Personal Heart Rate Monitors

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Personal Heart Rate Monitors

Postby lars999 » Sat Jan 08, 2011 5:05 pm


This is another topic that really does not fit anywhere, so I put it here.

What I write below is likely nothing new to folks seriously into aerobic exercise. Although I have long done aerobic and endurance activities I never used a personal heart rate monitor, only ones built into exercise machines. I use my recently acquired personal heart rate monitor to keep the intensity of my aerobic activities to a level that I have found to be apparently safe for me, as I continue my recovery from Lipitor damage.

I use a rather simple monitor, consisting of a wrist-watch like unit and a chest strap with heart rate sensor and signal transmiter (to wrist unit or to many exercise machines). This combination allows continuous monitoring. There are many such on the market, from discount prices of about $50 to fancy, full price ones costing hundreds of dollars.

In my case, I want to keep my heart rate during hours-long aerobic activity in the 130-140+ bpm range, except for short bursts of effort. This seems not to cause any additional chemical damage to the already Lipitor-damaged mitochrondia in my muscle cells, encluding especially in heart muscle cells, at least not when taking CoQ10 as ubiquinol and Acetyl-L-Carnitine to improve mitochondrial function. In my case, I seem to be able to exercise at 150+ bpm for at least 30 min, and go back and do it again the next day, for at least 3 days in row (at elevations of 5000+ feet). A year ago such excercise level required 2-3 days rest and recuperation before the repeating.

My heart rate monitor has already paid for its $50 price in two cross country ski trips. To my surprise I found I was much too often operating at 150+ bpm and having to stop for a few minutes rest, letting my heart rate drop to 120-130 range. Once I found out what I needed to do to stay in 130-140 bpm range, I found -- surprise!!! surprise!!! --- that I could ski for longer before needing to stop for rest. Because these ski trips last 2+ hours, are at 4000-5000 feet higher than where I live, and involve many uphill sections, I really want to stay well below the maximum aerobic and heart rate levels I can sustain for 30 minutes at lower elevations.

For those not already aware, those of us accoustomed to fairly intense aerobic activity can suffer major degradation in our capacity for aerobic exercise because of statin induced chemical damage to our mitochondria, our little energy factories -- 100s or 1000s per cell. Even 7-8 months after quiting Lipitor and constantly working to recover my aerobic capacity, I remain at a level about 1/2 of my previous level 2 years ago. It remains unclear how much additional recovery I can achieve. Lipitor had me down to a mere shadow of even my present aerobic ability.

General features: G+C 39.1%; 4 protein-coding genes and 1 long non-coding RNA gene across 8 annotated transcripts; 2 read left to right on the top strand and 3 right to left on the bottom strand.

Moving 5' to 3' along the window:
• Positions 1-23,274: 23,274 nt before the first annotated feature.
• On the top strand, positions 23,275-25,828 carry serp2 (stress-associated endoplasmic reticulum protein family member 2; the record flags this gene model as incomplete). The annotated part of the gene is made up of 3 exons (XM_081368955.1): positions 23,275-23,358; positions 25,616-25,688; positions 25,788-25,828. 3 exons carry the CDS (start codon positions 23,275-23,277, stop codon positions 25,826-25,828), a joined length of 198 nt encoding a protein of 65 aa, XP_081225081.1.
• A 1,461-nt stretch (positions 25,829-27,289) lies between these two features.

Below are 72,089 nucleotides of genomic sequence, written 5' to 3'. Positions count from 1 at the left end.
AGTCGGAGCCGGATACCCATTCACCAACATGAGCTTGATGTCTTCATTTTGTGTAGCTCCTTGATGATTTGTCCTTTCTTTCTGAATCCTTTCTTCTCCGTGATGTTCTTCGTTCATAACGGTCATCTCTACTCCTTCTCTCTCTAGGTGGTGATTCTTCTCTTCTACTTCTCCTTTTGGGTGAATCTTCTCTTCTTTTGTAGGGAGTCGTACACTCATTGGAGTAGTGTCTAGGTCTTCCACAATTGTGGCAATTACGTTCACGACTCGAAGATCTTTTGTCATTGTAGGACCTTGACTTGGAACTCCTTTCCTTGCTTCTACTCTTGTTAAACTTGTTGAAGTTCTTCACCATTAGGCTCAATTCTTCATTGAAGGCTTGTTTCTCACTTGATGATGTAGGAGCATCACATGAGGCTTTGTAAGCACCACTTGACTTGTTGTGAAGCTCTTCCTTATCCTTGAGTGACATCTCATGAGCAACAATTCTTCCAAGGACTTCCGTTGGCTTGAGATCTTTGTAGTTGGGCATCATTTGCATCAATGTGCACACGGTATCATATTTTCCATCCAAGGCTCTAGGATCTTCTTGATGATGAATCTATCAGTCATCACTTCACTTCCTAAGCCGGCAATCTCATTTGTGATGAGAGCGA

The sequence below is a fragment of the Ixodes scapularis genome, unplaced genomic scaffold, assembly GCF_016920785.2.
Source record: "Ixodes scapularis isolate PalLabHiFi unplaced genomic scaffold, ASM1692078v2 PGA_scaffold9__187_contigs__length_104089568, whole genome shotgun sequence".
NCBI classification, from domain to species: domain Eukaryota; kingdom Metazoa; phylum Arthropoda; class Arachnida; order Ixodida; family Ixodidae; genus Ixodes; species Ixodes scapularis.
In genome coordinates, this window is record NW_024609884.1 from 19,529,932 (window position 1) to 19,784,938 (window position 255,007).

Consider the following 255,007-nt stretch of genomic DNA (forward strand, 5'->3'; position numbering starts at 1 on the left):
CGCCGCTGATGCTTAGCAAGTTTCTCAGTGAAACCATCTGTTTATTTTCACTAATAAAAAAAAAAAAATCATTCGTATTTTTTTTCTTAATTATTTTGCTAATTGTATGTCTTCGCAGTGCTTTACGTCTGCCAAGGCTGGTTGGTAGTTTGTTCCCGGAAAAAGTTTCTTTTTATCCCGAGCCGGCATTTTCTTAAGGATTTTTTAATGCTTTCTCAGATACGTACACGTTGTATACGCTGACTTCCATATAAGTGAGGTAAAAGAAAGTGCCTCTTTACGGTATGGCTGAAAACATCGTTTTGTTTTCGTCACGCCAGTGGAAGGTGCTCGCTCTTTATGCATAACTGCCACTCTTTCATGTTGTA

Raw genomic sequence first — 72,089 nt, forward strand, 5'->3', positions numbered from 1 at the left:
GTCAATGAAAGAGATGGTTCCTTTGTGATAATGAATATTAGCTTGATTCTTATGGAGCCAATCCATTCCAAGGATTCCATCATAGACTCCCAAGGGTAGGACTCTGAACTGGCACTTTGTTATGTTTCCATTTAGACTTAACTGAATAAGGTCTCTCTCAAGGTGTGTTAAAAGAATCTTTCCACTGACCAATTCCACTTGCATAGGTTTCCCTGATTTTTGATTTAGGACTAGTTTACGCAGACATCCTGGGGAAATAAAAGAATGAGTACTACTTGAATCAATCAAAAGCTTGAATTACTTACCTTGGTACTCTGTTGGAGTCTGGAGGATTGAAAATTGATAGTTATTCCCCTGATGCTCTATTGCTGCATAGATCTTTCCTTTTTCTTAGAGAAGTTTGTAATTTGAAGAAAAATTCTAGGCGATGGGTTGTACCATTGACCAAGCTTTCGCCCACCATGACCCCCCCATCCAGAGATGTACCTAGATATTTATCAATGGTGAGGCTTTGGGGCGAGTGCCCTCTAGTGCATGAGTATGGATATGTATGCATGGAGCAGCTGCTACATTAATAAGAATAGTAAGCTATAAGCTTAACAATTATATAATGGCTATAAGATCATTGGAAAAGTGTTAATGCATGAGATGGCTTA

Hope this is useful to someone,
Posts: 331
Joined: Mon Sep 20, 2010 10:14 am

Useful to me

Postby Nancy W » Sat Jan 08, 2011 10:49 pm

Lars, it is useful info. David had just shared an article with me pertaining to exercise and CFS, along the same line. Being a PT, I am interested, so thanks for posting your experience wiht using a HR monitor. I have one, except it is not waterproof, and I swim...still, I can take my pulse the old fashioned way and read the racing clock at the side of the pool.
Nancy W
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Joined: Thu Sep 03, 2009 11:22 pm
Location: Bonney Lake, Washington

Postby lars999 » Sun Jan 09, 2011 7:05 pm

Hi Nancy,

That article by Dr. MyHill is probably same one David posted link to some months ago. I especially liked informations about exercise intolerance and short-term damage to mitochondia because they so nicely fit what happened to me last ski season when I tried stubbornly to get back to previous level and duration of aerobic activity. Two hours of cross country skiing was consistantly followed by need for 2-3 days of recouperation. Three months of such skiing is apparently what added to Lipitor damage and turned me into an extremely wimpy old man.

I am now a believer of statin-induced damage to mitochondria, partly because of reading Dr. MyHill's treatise, heavily because of following the biochemical logic of statin effects on Mevalonate Pathway and especially Krebs Cycle.

The day I understood statin's effects on Mevalonate Pathway and Krebs Cycle is same day I quit Lipitor --IF I had been smart enouth to have done this when doctor perscribed Lipitor, I would never have taken it. I have yet to find a GP that understands that -- blank looks on their faces is the first and fatal indication.

Unfortunately, I gave up, at least for now, trying to understand how one actually determines status of one's mitochondria. Clearly this is not a simple, direct matter. Presently I am pursuing other approaches to determining current states of my essential body parts. Maybe Dr. MyHill's writings about determining status of mitochondria will make more sense next time around.

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Joined: Mon Sep 20, 2010 10:14 am

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